What the Public Understands – and What it Can’t

Some defects in our financial system are easy to grasp.  Paying excessive salaries and bonuses to those who made disastrous mistakes is something the public understands very well.  Being deemed “too big to fail” is also pretty obvious, as it entitles some firms to unearned insurance at taxpayer expense.  But how to cure the excesses that produced our financial meltdown – that’s another matter.

In Sunday’s New York Times, Gretchen Morgenson noted that according to some acute observers, Washington’s moves to cut executive pay was “tinkering around the edges and did nothing to prevent another disaster.”  She added, it “looks like a way for the government to reassure an angry public that they are making genuine changes. But compensation is a trifling matter compared to, say, true reform of derivatives trading.”

She quoted Michael Greenberger, a law professor at the University of Maryland: “In essence, the compensation problems, as bad as they are, are a sideshow to the casino-like nature of the economy as it existed.”  (See “Wall Street Follies: The Next Act.”)

We all understand bigness and unfair competition, or greed and exploitation.  But what about derivatives and credit default swaps?  How many of us understand asset pricing and the risks of leveraging?   The risks were taken with our money, but most of us don’t really understand what happened.  And in the absence of public understanding and pressure for change, change is not likely.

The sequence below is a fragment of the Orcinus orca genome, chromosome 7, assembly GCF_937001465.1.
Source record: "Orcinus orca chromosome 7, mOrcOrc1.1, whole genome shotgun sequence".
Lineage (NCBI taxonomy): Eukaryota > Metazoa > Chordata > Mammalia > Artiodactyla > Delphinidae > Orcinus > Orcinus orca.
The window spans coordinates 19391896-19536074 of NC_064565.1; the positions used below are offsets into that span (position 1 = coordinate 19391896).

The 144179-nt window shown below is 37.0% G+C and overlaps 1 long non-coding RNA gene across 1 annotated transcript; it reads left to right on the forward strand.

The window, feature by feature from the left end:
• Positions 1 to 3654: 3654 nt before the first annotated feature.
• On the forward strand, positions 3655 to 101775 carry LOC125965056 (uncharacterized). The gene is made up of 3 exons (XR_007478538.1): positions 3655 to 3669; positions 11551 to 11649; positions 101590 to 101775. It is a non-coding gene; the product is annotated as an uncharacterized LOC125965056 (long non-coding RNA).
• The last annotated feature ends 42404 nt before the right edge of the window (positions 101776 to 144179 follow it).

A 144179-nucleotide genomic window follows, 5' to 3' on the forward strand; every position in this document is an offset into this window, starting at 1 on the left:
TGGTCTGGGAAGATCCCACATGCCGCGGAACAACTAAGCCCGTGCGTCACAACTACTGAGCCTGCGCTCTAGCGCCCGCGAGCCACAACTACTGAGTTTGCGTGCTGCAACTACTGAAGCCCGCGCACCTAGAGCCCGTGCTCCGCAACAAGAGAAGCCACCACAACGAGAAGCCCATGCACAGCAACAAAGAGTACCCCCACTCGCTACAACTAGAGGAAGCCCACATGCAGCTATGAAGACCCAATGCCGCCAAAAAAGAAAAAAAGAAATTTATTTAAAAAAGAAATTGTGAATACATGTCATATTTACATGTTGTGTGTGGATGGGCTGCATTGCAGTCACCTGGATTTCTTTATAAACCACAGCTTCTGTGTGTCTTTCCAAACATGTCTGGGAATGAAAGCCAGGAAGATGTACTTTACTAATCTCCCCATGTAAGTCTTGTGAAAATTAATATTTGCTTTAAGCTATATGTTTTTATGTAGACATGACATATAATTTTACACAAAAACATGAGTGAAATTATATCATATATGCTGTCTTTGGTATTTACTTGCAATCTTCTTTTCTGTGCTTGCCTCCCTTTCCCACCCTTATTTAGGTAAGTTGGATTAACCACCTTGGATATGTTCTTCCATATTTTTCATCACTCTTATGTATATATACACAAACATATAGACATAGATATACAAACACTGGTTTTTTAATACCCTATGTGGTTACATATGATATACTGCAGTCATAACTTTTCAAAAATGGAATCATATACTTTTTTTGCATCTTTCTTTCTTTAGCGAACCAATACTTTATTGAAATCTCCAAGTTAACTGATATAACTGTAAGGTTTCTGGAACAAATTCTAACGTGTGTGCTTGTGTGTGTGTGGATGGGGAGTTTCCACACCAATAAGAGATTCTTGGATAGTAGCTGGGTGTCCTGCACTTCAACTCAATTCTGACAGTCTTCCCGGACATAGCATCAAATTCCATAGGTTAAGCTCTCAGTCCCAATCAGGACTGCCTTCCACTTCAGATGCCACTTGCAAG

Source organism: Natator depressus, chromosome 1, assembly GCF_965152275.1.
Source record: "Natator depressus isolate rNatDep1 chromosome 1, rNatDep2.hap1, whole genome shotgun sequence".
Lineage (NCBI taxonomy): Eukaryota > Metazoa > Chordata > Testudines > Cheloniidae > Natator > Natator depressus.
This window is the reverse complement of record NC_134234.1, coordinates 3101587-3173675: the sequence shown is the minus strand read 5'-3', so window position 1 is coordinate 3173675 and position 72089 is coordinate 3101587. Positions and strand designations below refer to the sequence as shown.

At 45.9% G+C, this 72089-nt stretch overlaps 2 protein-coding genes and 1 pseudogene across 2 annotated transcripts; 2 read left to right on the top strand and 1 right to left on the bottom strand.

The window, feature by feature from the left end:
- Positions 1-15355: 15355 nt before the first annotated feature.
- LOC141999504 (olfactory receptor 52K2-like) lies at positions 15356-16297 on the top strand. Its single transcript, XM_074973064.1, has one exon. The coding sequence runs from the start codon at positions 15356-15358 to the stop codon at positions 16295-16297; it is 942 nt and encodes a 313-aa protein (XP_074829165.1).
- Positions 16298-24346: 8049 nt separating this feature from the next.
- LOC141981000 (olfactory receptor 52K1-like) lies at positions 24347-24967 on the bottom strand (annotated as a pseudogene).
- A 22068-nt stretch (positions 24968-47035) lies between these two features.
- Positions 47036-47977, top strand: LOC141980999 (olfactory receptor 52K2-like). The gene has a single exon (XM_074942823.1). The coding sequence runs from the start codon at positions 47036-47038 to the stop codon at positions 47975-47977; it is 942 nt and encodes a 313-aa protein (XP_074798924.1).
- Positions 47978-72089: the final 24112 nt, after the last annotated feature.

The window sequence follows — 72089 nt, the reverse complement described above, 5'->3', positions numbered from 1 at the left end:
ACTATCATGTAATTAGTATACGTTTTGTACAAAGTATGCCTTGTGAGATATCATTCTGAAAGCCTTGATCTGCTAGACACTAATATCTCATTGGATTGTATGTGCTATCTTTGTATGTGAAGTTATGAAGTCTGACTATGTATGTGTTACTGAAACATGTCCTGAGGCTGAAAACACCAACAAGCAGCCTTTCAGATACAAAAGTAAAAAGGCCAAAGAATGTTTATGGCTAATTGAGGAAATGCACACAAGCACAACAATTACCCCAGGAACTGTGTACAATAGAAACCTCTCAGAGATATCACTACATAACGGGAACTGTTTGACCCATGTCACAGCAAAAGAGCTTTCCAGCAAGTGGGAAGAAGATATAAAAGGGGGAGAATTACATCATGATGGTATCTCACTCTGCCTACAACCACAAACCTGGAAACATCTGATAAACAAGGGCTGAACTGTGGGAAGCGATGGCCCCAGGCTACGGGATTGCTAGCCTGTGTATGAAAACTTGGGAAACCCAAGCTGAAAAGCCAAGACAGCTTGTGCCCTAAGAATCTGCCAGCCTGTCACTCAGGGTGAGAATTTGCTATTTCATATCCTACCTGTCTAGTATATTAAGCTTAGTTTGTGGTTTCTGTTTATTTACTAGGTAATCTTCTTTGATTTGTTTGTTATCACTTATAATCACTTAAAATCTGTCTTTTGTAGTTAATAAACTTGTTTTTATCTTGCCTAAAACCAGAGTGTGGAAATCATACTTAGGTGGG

Morgenson went on to quote Neil Barofsky, special inspector general of Treasury’s Troubled Asset Relief Program.  Asked on CNN last week about changes that could prevent another financial disaster, he said he saw thing moving in the other direction: “These banks that were too big to fail, are now bigger. Government has sponsored and supported several mergers that made them larger….  The idea that the government is not going to let these banks fail, which was implicit a year ago, its now explicit.”

As a result, he concluded: “Potentially, we could be in more danger now than we were a year ago.”

So who is trying to convey to the public the “casino-like nature of the economy”?  I don’t think we all need to understand what a derivative actually is, but we need some concepts and metaphors to bring home to us what we don’t know we know about the extravagant risks the high-flyers took with our money.  “Casino” might be a good place to start.